The two photos below are of the left eye of a patient who suffered significant trauma to his body, face and left eye in a car accident. This patient’s upper left eyelid was severed from flying glass. His left cornea had numerous particles of glass which nearly perforated his cornea, but did create a purulent corneal ulceration. Two months ago reconstructive surgery was performed on this patient’s left upper eyelid. One month ago I fit this eye with a scleral lens to protect it from the environment and the blinking action of the eyelid. 7 days ago I refit this eye with a very thin gas permeable scleral lens made with a highly oxygen permeable material that is FDA approved for wear during sleep. Because this patient is unable to close his left eye completely, I asked him to wear this lens during sleeping hours as well as during the his waking hours. He has been wearing this lens all day while taking short breaks during the day to remove the lens, rinsing out his eye with saline solution, cleaning the lens and reinserting it. Look carefully at the photos below. The first photo was taken one month ago when I first met this patient and placed a scleral lens on this eye. Note the inflammation, mucous formations and the opaque, cloudy cornea. At the initial visit, this patient’s best corrected visual acuity was finger counting. The 2nd photo was taken yesterday. Note how much clearer his cornea is. In the 2nd photo you can see his pupil which is barely visible in the first photo. Also note the improved appearance of his upper eyelid in the 2nd photo. With this very thin highly oxygen permeable scleral lens, this patient’s corrected visual acuity is now 20/150. The oculoplastic surgeon who I share this patient with was as surprised as i was at the degree of improvement in such as short period of time. Three months before I met this patient, he was told by a very prominent eye specialist that this eye needed to be removed. Fortunately he and his family decided to obtain another opinion. This patient’s story, his eye and his scleral lens “journey” with me has to be one of the most unforgettable experiences of my career.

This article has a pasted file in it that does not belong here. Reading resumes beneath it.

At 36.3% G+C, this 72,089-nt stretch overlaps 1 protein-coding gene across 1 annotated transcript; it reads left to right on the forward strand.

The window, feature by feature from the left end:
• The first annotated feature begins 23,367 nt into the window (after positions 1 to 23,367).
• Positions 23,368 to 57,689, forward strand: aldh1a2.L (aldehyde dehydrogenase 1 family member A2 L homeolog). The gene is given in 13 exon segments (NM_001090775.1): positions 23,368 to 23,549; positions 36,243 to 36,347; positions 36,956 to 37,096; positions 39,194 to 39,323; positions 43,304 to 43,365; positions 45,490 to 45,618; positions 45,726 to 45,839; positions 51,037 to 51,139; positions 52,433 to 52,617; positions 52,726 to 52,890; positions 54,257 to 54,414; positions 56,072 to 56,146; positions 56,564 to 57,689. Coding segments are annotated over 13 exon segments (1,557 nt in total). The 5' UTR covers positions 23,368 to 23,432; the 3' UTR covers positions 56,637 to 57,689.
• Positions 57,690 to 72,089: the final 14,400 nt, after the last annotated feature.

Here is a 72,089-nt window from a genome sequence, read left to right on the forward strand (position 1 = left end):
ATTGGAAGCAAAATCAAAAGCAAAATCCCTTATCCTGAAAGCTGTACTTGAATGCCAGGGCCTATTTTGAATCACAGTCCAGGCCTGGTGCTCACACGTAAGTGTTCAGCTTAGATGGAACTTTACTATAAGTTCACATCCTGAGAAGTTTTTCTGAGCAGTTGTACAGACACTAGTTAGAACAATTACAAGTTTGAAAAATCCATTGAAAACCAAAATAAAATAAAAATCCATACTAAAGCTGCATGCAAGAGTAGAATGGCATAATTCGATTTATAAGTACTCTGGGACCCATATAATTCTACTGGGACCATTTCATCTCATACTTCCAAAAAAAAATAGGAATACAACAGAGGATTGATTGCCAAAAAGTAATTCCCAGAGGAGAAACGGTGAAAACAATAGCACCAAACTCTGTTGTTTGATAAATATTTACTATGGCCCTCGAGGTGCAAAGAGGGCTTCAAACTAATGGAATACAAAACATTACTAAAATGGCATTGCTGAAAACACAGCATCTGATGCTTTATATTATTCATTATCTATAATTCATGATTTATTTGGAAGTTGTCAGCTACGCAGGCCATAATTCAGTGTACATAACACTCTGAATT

Dr. Boshnick on CBS This Morning
See Dr. Boshnick and Dr. Morris Waxler (former FDA chief research scientist on refractive surgery) talk about bad LASIK
Optimum Infinite Gas Permeable Material
I am happy to announce that our Global Vision Rehabilitation Center will be designing and fitting all of our “high need” patients with the Optimum Infinite gas permeable contact lens material. The Optimum Infinite material is the most oxygen permeable material ever to be approved by the FDA. In addition, this newly FDA approved material includes a UV lens blocker. Now for the first time, with certain patients, wearing a scleral lens made with the Infinite material under extended wear conditions can be considered.
Last year we introduced an exciting piece of technology that has allowed us to custom design a scleral lens much more accurately. It is the SMAP 3D, which is a computer attached to a dedicated camera that allows us to obtain a 3 dimensional image of the entire front surface of the eye, including the cornea and the surrounding white portion of the eye (the sclera). Up until now there has not been any technology that would allow us to measure
the ocular curvatures outside the cornea. The SMAP allows us to do this.
EyePrintPro technology creates a scleral lens based on a mold of the cornea. The molding is accurate to 1 or 2 microns and fits perfectly because it exactly mirrors the irregularities of the individual corneal surface. The technology is well suited for post-Lasik, Keratoconus, RK, eye injury, and corneal transplant patients. Read More in this PDF about EyePrintPro Scleral Lens Technology